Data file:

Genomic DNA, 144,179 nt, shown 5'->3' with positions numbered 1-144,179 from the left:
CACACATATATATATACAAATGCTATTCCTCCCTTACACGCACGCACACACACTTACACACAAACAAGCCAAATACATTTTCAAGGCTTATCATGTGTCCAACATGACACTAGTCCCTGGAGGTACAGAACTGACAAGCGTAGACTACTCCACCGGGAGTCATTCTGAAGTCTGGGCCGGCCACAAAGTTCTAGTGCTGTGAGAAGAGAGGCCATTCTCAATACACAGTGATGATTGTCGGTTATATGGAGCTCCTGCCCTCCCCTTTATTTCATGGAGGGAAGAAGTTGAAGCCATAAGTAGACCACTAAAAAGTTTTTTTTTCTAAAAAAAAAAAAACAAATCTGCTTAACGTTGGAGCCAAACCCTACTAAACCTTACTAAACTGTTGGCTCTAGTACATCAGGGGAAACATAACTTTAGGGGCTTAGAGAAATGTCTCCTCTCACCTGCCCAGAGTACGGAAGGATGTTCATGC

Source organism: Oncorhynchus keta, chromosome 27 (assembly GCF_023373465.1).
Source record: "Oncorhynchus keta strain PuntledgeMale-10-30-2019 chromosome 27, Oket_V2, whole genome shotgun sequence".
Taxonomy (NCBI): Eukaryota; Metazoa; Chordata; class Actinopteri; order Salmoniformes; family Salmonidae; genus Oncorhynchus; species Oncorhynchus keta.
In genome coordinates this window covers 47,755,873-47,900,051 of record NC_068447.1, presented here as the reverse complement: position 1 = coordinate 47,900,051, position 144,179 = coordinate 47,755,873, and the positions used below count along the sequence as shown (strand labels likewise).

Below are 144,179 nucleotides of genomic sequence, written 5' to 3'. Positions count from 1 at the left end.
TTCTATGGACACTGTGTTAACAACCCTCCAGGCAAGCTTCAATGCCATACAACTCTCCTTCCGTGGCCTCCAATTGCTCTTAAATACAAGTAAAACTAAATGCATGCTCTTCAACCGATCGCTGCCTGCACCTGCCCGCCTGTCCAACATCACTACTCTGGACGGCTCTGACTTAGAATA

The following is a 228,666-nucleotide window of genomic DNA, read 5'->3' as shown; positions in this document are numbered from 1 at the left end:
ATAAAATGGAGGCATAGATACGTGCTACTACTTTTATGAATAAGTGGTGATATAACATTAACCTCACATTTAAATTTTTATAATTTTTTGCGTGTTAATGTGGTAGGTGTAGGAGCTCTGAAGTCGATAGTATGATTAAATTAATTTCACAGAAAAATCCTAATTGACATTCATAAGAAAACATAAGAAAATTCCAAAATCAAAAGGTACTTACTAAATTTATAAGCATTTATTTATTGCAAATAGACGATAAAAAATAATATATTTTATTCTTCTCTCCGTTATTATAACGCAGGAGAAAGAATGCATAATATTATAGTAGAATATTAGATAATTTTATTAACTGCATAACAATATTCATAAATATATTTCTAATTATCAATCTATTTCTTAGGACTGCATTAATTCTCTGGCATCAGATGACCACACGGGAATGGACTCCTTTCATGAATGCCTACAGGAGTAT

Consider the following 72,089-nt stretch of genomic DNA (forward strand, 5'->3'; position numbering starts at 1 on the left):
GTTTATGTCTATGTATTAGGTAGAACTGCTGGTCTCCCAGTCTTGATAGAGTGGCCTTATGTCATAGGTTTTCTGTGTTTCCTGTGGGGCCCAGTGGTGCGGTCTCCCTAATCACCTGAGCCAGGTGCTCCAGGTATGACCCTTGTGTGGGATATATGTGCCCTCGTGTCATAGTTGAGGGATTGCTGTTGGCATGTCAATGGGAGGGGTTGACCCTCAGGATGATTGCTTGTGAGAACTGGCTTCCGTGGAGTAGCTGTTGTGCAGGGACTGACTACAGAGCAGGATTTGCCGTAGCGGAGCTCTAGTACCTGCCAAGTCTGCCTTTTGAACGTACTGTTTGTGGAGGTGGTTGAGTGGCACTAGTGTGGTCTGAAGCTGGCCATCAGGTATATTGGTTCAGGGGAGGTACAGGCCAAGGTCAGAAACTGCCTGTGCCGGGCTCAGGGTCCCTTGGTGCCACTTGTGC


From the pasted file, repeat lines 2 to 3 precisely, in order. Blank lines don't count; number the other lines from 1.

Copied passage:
CACACATATATATATACAAATGCTATTCCTCCCTTACACGCACGCACACACACTTACACACAAACAAGCCAAATACATTTTCAAGGCTTATCATGTGTCCAACATGACACTAGTCCCTGGAGGTACAGAACTGACAAGCGTAGACTACTCCACCGGGAGTCATTCTGAAGTCTGGGCCGGCCACAAAGTTCTAGTGCTGTGAGAAGAGAGGCCATTCTCAATACACAGTGATGATTGTCGGTTATATGGAGCTCCTGCCCTCCCCTTTATTTCATGGAGGGAAGAAGTTGAAGCCATAAGTAGACCACTAAAAAGTTTTTTTTTCTAAAAAAAAAAAAACAAATCTGCTTAACGTTGGAGCCAAACCCTACTAAACCTTACTAAACTGTTGGCTCTAGTACATCAGGGGAAACATAACTTTAGGGGCTTAGAGAAATGTCTCCTCTCACCTGCCCAGAGTACGGAAGGATGTTCATGC

Source organism: Oncorhynchus keta, chromosome 27 (assembly GCF_023373465.1).